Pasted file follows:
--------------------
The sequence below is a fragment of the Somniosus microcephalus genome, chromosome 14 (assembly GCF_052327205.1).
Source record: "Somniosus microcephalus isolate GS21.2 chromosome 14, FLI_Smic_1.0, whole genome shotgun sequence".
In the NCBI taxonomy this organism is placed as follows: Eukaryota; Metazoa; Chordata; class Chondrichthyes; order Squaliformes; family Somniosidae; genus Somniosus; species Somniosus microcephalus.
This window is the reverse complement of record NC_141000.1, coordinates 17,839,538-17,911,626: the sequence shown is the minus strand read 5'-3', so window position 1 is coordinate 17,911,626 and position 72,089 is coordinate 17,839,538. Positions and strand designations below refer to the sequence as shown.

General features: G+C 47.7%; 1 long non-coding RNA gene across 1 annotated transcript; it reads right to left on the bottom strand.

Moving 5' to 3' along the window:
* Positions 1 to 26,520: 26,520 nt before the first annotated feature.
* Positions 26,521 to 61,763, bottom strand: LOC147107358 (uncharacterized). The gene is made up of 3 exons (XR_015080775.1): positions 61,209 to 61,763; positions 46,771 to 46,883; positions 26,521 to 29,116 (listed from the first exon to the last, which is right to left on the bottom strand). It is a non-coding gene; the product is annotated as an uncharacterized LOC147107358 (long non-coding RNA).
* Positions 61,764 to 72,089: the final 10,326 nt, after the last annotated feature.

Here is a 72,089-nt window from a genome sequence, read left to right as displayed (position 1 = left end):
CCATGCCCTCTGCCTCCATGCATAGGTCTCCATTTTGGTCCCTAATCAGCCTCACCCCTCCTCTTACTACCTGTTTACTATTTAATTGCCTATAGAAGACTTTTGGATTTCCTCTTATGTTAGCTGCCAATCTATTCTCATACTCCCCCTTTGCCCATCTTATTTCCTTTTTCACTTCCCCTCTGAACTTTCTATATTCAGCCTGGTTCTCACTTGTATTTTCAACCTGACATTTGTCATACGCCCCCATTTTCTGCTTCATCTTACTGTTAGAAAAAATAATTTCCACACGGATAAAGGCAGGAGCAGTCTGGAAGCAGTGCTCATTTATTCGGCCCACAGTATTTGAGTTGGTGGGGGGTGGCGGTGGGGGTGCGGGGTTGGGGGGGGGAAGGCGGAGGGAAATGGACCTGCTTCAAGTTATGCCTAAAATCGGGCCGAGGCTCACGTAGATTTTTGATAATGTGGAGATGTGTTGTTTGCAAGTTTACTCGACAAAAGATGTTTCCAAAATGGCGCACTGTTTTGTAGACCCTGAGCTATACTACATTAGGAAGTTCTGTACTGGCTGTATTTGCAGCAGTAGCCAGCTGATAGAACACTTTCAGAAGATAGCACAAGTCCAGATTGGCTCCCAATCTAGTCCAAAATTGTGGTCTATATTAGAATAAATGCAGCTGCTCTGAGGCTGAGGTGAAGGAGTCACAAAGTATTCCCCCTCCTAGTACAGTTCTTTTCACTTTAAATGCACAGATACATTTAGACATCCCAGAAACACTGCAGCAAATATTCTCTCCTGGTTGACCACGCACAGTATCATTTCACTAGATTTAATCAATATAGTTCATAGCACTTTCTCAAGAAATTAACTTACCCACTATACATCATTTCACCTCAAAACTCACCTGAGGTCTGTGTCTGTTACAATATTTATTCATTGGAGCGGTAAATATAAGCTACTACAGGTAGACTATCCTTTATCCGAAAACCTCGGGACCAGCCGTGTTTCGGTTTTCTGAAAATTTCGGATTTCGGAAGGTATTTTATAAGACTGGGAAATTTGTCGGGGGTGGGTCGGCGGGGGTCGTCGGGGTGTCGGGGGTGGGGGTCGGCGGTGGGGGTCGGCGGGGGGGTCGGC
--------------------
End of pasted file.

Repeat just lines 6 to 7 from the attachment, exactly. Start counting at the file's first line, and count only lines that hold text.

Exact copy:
Moving 5' to 3' along the window:
* Positions 1 to 26,520: 26,520 nt before the first annotated feature.